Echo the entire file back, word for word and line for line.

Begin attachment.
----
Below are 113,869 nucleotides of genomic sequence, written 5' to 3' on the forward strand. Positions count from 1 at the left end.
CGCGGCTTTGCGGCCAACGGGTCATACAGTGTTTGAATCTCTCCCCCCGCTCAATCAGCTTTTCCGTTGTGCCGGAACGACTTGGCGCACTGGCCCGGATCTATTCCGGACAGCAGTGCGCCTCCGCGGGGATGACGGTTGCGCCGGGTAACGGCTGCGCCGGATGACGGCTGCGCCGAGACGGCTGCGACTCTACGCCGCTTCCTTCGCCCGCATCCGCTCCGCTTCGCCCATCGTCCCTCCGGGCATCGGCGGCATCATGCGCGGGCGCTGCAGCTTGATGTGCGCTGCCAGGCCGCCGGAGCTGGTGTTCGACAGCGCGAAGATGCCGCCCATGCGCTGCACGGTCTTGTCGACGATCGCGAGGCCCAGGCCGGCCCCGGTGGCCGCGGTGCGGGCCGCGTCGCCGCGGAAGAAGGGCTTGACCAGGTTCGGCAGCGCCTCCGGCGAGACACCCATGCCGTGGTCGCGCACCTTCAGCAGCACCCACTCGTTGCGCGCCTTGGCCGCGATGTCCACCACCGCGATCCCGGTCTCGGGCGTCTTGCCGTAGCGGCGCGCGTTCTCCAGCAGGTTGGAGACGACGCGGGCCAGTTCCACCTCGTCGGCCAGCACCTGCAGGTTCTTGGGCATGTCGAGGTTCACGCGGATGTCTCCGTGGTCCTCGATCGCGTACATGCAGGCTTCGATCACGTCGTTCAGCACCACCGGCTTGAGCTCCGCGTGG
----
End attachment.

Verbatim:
Below are 113,869 nucleotides of genomic sequence, written 5' to 3' on the forward strand. Positions count from 1 at the left end.
CGCGGCTTTGCGGCCAACGGGTCATACAGTGTTTGAATCTCTCCCCCCGCTCAATCAGCTTTTCCGTTGTGCCGGAACGACTTGGCGCACTGGCCCGGATCTATTCCGGACAGCAGTGCGCCTCCGCGGGGATGACGGTTGCGCCGGGTAACGGCTGCGCCGGATGACGGCTGCGCCGAGACGGCTGCGACTCTACGCCGCTTCCTTCGCCCGCATCCGCTCCGCTTCGCCCATCGTCCCTCCGGGCATCGGCGGCATCATGCGCGGGCGCTGCAGCTTGATGTGCGCTGCCAGGCCGCCGGAGCTGGTGTTCGACAGCGCGAAGATGCCGCCCATGCGCTGCACGGTCTTGTCGACGATCGCGAGGCCCAGGCCGGCCCCGGTGGCCGCGGTGCGGGCCGCGTCGCCGCGGAAGAAGGGCTTGACCAGGTTCGGCAGCGCCTCCGGCGAGACACCCATGCCGTGGTCGCGCACCTTCAGCAGCACCCACTCGTTGCGCGCCTTGGCCGCGATGTCCACCACCGCGATCCCGGTCTCGGGCGTCTTGCCGTAGCGGCGCGCGTTCTCCAGCAGGTTGGAGACGACGCGGGCCAGTTCCACCTCGTCGGCCAGCACCTGCAGGTTCTTGGGCATGTCGAGGTTCACGCGGATGTCTCCGTGGTCCTCGATCGCGTACATGCAGGCTTCGATCACGTCGTTCAGCACCACCGGCTTGAGCTCCGCGTGG